At the University Senate meeting in May, senators thanked then-President Eric Kaler for his work with the governing body during his eight years at the University of Minnesota. The prolonged standing ovation brought a tear to his eye.
“You’re seeing a lot of it in these last few months, as he is going through events for the last time,” said Executive Vice President and Provost Karen Hanson. “He was moved to tears at the kind of connection that he had with folks here.”
Having left Morrill Hall for the last time as president last week, Kaler leaves a University that many say is far better than what he inherited. During his tenure, graduation rates increased, the University’s national standing improved and he tried to limit tuition increases while facing underwhelming state support.
In 2013, Kaler announced plans to reduce $90 million in administrative spending over six years after the University was criticized for administrative bloat.
“Some would say he was an engineer in that way, [regents] give him a metric and he’ll figure out how to do it,” said Regent David McMillan. “Not everyone can do that.”
While critics say the cuts are inadequate compared to the University’s nearly $4 billion yearly budget, and reducing administrative spending remains a focus for some on the board as Kaler departs, the University is on track to exceed its goal by about a million dollars this year.
About 71 percent of the class of 2018 graduated in four years, up from about 59 percent in Kaler’s first year as president. Each year under Kaler’s tenure, more students graduated without student debt and during his time, the median amount of debt at graduation decreased by about $2,000.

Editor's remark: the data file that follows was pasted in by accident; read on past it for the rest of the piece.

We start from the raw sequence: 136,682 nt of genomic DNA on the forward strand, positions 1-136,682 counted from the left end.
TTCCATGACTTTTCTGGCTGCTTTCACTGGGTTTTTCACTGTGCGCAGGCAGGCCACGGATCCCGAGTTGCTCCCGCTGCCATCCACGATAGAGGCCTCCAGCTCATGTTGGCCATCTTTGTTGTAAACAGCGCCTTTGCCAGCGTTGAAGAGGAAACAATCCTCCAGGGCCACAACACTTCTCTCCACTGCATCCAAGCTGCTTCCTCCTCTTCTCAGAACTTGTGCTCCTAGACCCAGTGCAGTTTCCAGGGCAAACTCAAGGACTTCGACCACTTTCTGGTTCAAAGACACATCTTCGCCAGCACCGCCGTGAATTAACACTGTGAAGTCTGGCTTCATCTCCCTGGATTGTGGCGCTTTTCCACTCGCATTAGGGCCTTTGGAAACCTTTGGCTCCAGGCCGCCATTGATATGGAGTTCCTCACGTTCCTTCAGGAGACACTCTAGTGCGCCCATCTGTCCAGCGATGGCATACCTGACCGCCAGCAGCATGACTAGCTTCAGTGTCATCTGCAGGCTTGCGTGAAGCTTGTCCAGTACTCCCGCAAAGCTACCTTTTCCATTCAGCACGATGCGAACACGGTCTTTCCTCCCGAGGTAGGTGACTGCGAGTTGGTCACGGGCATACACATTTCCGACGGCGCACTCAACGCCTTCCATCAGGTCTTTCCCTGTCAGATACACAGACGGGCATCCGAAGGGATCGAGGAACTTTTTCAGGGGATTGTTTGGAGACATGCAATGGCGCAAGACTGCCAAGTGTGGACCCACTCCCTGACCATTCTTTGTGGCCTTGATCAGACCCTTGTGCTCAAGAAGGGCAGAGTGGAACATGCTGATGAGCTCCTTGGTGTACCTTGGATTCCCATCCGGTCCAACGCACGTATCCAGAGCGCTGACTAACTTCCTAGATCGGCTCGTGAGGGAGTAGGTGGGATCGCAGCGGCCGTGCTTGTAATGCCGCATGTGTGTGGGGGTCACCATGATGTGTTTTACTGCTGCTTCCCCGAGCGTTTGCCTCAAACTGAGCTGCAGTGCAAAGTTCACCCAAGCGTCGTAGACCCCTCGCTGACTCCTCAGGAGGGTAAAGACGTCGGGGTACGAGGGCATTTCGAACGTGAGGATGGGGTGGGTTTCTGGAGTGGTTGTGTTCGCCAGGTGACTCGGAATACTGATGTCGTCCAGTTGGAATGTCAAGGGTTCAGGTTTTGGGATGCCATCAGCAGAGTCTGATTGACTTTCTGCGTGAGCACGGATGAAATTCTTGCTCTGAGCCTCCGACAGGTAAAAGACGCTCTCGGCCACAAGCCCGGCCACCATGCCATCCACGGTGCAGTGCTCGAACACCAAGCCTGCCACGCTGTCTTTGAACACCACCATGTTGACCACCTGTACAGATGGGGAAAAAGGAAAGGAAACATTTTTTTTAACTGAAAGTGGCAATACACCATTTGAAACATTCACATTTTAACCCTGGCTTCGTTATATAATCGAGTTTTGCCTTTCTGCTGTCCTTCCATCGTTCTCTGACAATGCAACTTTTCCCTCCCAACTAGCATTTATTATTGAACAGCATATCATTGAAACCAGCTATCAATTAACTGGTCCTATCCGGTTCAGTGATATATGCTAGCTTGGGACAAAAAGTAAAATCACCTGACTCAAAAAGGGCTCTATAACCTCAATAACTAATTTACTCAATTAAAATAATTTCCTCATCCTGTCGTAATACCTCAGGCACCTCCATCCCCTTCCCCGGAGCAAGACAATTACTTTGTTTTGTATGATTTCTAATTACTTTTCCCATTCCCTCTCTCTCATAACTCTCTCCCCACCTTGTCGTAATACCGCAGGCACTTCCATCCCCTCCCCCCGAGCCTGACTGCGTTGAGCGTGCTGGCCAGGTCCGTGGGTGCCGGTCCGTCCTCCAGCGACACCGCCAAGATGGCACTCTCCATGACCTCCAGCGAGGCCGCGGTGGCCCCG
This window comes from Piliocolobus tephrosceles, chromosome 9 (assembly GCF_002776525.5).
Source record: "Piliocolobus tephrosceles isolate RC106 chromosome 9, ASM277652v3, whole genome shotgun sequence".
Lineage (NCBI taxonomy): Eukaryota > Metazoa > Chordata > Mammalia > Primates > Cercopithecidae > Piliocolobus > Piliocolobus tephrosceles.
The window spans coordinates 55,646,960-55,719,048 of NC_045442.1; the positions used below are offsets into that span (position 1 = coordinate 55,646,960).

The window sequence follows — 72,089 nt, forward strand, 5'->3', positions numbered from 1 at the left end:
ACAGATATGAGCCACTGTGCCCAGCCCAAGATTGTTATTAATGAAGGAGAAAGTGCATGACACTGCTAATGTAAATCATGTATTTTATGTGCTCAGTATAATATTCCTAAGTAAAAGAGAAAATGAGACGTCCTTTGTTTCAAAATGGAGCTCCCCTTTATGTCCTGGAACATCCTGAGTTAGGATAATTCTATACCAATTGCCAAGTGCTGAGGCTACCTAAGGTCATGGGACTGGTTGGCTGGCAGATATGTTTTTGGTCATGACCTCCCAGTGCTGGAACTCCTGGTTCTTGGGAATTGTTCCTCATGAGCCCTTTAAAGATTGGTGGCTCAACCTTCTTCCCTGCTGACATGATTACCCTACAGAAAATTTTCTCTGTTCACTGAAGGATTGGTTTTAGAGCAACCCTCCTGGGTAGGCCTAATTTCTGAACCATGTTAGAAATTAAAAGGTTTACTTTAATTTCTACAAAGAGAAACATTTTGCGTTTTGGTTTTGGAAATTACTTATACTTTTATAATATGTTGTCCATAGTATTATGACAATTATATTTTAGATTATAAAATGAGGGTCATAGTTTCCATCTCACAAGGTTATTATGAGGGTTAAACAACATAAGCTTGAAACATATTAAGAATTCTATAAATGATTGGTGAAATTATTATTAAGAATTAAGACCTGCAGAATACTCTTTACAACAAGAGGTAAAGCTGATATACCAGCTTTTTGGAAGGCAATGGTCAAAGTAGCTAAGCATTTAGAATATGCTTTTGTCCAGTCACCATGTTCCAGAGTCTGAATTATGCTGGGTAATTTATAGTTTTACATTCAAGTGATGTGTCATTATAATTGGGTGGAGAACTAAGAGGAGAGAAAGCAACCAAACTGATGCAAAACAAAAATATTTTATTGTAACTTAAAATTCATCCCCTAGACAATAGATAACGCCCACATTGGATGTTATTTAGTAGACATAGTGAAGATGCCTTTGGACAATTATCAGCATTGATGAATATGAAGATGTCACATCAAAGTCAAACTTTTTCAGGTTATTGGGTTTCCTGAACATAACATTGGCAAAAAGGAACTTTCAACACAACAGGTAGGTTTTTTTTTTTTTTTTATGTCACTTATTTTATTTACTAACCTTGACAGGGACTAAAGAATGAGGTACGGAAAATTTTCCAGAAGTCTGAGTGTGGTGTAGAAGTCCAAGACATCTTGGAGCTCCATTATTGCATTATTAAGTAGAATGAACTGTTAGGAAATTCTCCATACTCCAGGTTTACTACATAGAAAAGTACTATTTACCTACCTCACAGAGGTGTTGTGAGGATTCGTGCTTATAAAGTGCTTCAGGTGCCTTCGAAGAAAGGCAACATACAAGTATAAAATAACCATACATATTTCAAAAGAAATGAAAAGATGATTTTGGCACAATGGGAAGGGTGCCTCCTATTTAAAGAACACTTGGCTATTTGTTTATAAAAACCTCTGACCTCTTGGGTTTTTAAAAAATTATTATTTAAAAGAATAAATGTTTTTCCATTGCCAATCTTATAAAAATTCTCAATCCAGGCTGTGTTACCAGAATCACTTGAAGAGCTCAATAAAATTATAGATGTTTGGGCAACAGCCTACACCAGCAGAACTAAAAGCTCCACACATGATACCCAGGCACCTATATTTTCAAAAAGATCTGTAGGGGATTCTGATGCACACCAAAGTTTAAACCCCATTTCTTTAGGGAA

Kaler is often heralded as a talented fundraiser and works closely with the University Foundation on the Driven campaign, which has a goal to raise $4 billion, a quarter of which is for student scholarships.Foundation President Kathy Schmidlkofer said the last five years are some of the most fruitful for the foundation and the current year is on track to set a record.
Robert McMaster, vice provost and dean of the Office of Undergraduate Education, pointed to access initiatives such as the President’s Emerging Scholars program, which identifies students they believe will be successful, a large percentage of whom are students of color and first-generation students.
For many students, tuition is a central focus. While Kaler has emphasized keeping increases to a minimum, he held it flat for residents during his first three years. Still, non-resident, non-reciprocity students saw steep increases, as they will pay more than $14,000 more per year this fall than when Kaler took over.
In May, the board rejected an effort to rename several buildings on campus, a move Kaler called one of his top priorities before he stepped down.
Many have criticized the haste in which renaming was pushed by Kaler, as well as the lack of vocal support he showed for members of the task force when their academic honesty was called into question. Kaler admitted he could have “slowed the process” to allow more time for regents to engage with members of the task force.
Those working closely with Kaler say his personality isn’t captured in prepared statements and he is a very personable, attentive and funny person.
Minnesota Student Association President Mina Kian said she was able to uniquely relate to Kaler because of their shared engineering background, often joking with each other in semesterly meetings with MSA.
While his response to topics discussed with MSA depended on the issue, Kian said she was encouraged by his response to sexual misconduct problems on campus. After listening to feedback from students, Kian said Kaler was “extremely vocal” and has made meaningful strides to “ensure that our campus is safe for students of all backgrounds.”
Hanson said Kaler truly cherished moments he had with students and is part of the reason he is so eager to get back in the classroom.
“Nobody finishes the job of a University president,” Hanson said. “That’s one of the things that is exciting about it. People make contributions to it … and do their best and then hand over those functions to the next person who will bring their gifts to it.”